Saturday, January 08, 2022

Random Bullets of MLA 2022

 It's become a (semi? quasi?) annual tradition to post from MLA, and although I skipped last year, here's what it looks like in this Year of Our Covid 2022.

  • MLA was not virtual for a long time, but then the MLA gods started seeing the same astronomical COVID omicron spikes as the rest of us and relented: in-person panels could go virtual if they announced this by December XX. When my panel chair announced this and asked us our opinion, it took me less than 4 minutes to blast a reply-all saying "Please, let's do virtual, I beg of you, because there is a major pandemic" or words to that effect. We went virtual, and hooray! 
  • I have been grateful about this every single day, and seeing 1700 to 2500 flights a day canceled because of terrible weather has increased my gratitude exponentially. I've spent enough time sitting on floors or scrabbling for outlets or eating stale sandwiches in SLC or MSP or DTW, or sitting on hold with airlines, in the best of times and felt I could skip that level of misery and anxiety this year once we went virtual.
  • Unofficially, I've heard that about 80% of the panels are now virtual. Some are in person, and some have chosen to defer their panels until next year.
  • What's the experience like? Fantastic! I'm attending lots of sessions, hearing smart people talk about interesting research, and really enjoying it. It's shaking up my brain, in a good way, and giving me lots to think about--and isn't that the point? And I'm buying more panelists' books now that I don't have to spend the money on travel--which Northern Clime doesn't reimburse.
  • Better still, since we're all used to Zoom now, we know enough to mute sound and video, to do the little applause hands at the end, to share screen, and all the rest. And with Zoom, I can get up and pace around the room rather than sitting in an overheated conference room pinching myself to stay awake; it's much easier to listen, learn, and take notes when you have freedom of movement. 
  • How can I say this? People are . . . better speakers, somehow, with Zoom. Everyone can hear the speaker--there's no harrumphing about being too good to need the microphone--and the transitions between speakers are really smooth, with no "my PowerPoint won't load" drama during which the audience kills time. And people are really prepared to keep within the time limits. Conversation is lively in the Q & A, and the rambling and posturing that sometimes mars sessions is kept to a minimum.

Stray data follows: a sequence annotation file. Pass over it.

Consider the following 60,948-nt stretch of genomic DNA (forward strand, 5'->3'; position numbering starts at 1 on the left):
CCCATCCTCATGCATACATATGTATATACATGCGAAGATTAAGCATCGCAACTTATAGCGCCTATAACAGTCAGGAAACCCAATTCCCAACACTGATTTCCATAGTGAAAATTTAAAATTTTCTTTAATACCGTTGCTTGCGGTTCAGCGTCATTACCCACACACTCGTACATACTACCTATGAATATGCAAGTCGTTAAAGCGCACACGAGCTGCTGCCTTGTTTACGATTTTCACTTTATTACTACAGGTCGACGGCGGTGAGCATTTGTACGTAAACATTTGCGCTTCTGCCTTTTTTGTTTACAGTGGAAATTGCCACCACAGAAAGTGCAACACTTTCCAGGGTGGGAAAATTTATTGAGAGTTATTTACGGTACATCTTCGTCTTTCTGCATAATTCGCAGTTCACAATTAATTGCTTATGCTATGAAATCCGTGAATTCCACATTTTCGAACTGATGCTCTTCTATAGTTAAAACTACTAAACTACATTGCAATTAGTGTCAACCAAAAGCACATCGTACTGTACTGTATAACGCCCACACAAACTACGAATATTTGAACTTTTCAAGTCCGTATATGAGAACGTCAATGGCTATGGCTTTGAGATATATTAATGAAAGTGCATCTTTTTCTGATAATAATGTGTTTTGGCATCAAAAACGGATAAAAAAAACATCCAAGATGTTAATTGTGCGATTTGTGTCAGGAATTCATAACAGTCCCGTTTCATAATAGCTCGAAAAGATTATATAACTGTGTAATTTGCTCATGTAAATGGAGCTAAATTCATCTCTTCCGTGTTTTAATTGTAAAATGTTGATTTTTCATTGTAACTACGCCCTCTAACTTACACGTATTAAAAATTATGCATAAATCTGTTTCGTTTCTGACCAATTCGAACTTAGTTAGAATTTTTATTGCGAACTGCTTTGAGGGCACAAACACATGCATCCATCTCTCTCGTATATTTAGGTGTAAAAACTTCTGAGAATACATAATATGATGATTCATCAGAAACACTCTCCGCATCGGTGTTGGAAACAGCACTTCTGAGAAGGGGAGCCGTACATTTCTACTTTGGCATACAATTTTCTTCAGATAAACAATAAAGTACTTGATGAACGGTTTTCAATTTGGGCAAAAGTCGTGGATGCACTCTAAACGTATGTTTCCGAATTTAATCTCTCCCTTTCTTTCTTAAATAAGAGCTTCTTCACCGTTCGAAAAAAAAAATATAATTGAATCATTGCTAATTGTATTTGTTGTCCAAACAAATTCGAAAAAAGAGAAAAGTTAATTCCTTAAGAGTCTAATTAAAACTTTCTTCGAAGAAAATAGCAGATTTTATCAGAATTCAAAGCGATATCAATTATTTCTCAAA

• There's always a bit of performative mourning about not being in person, not being able to spill out into the hall and continue the conversation there. Yet those conversations aren't always as inclusive as the conversations in the sessions, since only a few would be invited to join those hallway conversations. You can find community at a conference, they say, but there's also the isolation of being excluded from a group, of eating that sad, overpriced room service salad at the end of the day if you couldn't find dinner companions. At home, that clubbiness isn't being played out before your eyes. 
  • At the end of the conference (tomorrow), there won't be a solid day of travel with the inevitable cold that I always catch; in 2022, that would come with added excitement--flight delays! omicron! swords and fisticuffs on planes!--that I can also do without. Instead, I can take a deep breath and get ready for spring semester.

We'll go back to in-person conferences, surely, so this little golden age of virtual conference attendance won't last. But for now, I'll enjoy virtual MLA to the fullest and try to look downcast as everyone laments the loss of the in-person version. 

Edited to add: 

  • There seems to be less session-hopping on Zoom, and people are on time—but if you’re a couple minutes late, you can still get into the Zoom room without fuss and embarrassment. There’s no knocking on a locked door, or turning up at a session only to find the room full so you can’t get in to hear the speaker. This happens especially at celebrity panels—there was an Adrienne Rich panel at which she appeared years ago where there was an impressive overflow into the hall and no way to hear her—but it happens at other ones, too.
  • I do like in-person conferences and being able to talk to people, go out to dinner, see the book exhibit, etc., but virtual is just fine, too.

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xykademiqz said...